Expressive therapies which involve art, dance and music could help children cope with trauma says Spanish clinical psychologist Olga Martin
Anju (name changed) was 17 when she was picked up off the streets and brought to one of Don Bosco’s six centres for the young-at-risk in Kochi. At nights though she often wet her bed and her caretakers wondered why. “This is a classic sign of children who’ve been sexually abused. In adulthood they may display poor bladder control,” observes Spanish clinical psychologist Olga Martin. Olga has spent the last four years working with the staff and children of Don Bosco’s Kerala and Karnataka centres through workshops and training programmes that ease trauma in children.
“We see many signs of trauma in the children who join us,” says Fr. Kuriakose Pallikunnel, Director of Don Bosco Youth Counselling Service, with whom Olga organises these workshops. “It stems usually from familial dysfunction, an alcoholic parent or parental separation,” he says. Most of Don Bosco’s 150-odd resident children arrived at these centres either after the police found them at railway stations and other transit points, or through the Child Welfare Committee’s Childline helpline. Over the years, Kuriakose notes that while the number of outstation children found at railway stations has decreased, there is a notable increase in children from “dysfunctional families, from within the State, where they have been either physically, emotionally or sexually abused.” The hot spots for drug peddling, alcoholism and gangsterism are the same areas from where these children are rescued, says Kuriakose.
Recognising the signs of trauma in young children is the first step to addressing them, says Olga. “The most obvious signs are often misinterpreted by caretakers as bad behaviour or indiscipline,” she says.
As a psychologist in Spain, Olga had developed a project that incorporated many expressive therapies, such as art, dance and music therapies, that could help children cope with trauma.
A chance meeting put her in touch with Don Bosco’s Barcelona wing through which she was introduced to Kuriakose, who was at the time looking for someone to boost local centres’ mental health programmes, and thus Olga reached Kochi in 2009. “Many traumatised children are unable to articulate in words what they’ve been through,” says Kuriakose. “Expressive therapies help them access these places within themselves, and also give the counsellor a starting point to work with. For instance, in art therapy children will invariably draw about their own lives and the therapist thus enters their inner world,” he explains.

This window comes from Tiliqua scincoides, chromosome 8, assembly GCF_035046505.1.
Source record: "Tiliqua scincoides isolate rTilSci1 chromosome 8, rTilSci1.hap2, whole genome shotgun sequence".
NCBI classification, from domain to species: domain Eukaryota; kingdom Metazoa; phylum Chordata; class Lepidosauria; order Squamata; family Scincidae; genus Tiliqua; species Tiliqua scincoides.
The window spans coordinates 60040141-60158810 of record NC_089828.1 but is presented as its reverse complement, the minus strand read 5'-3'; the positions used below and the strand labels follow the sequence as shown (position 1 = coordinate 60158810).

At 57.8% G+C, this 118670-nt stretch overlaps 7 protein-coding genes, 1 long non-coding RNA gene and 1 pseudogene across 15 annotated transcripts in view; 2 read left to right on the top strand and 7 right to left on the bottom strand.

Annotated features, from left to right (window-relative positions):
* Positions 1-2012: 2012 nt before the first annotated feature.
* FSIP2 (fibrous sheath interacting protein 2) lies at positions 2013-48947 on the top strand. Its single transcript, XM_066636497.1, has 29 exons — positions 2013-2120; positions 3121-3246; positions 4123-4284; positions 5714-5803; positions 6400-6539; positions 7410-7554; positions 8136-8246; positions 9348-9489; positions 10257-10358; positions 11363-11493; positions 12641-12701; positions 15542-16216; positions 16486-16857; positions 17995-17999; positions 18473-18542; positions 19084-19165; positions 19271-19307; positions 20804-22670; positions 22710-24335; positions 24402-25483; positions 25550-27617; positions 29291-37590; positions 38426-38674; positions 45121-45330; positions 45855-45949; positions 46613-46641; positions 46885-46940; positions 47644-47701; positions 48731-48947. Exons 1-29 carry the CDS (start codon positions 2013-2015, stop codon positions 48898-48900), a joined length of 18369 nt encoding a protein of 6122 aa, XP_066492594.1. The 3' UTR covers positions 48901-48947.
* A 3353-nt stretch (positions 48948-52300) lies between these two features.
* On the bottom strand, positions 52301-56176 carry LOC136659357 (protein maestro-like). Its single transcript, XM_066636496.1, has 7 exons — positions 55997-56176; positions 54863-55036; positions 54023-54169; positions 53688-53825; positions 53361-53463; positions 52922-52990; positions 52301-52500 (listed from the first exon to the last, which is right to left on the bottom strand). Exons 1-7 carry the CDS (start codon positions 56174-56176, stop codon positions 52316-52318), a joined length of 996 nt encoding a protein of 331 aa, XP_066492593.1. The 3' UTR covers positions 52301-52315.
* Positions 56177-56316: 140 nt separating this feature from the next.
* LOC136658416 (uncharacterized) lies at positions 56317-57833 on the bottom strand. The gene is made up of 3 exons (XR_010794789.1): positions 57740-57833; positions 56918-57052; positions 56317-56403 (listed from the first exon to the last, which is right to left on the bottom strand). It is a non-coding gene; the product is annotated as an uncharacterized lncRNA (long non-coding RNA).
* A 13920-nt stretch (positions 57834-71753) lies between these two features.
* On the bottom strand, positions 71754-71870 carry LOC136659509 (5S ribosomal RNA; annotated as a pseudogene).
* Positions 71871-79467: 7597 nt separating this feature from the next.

In India, Olga established her NGO Street Heroes of India with her friend and lawyer Marita Sola. One of her earliest workshops taught children how to raise their self-esteem through various group exercises, develop their assertiveness, increase their self-motivation and release negative emotions. She has since brought various professionals from Europe to work with Don Bosco’s staff and children.
One of them was a month-long photography workshop by Katherin Wermke, where children were taught to use basic cameras and collectively, they created thousands of pictures. Each picture followed a principle - the child had to reflect on the emotions he/she felt and capture a picture that would aptly represent that feeling. “This puts the child in control of his/her moment and they’re able to share without speaking,” says Olga.
Another workshop by Natalie Jovanic used storytelling as therapy and another by Lourdes C. used puppetry. “Both work by enabling children to access their own stories in the third person, by pretending to tell someone else’s story.” Similarly, dance therapy works especially well for sexually abused children, by improving their body image and bringing back a co-ordination between their body and mind, says Kuriakose. “Many sexually abused children begin hating their bodies and mentally disown their bodies,” says Olga. “Dance builds back their self-esteem.”
Over the course of 2014, Olga hopes to bring many more professionals in art and dance therapy to work with Kochi’s children, besides bringing out handbooks and manuals for staff in the city to continue using once the workshops close. “Dealing with mental health issues can be quite a challenge. Training staff helps them approach children well and workshops with children help them unlock a variety of positive emotions beyond anger and sadness. This is as important as their physical and social development,” concludes Kuriakose.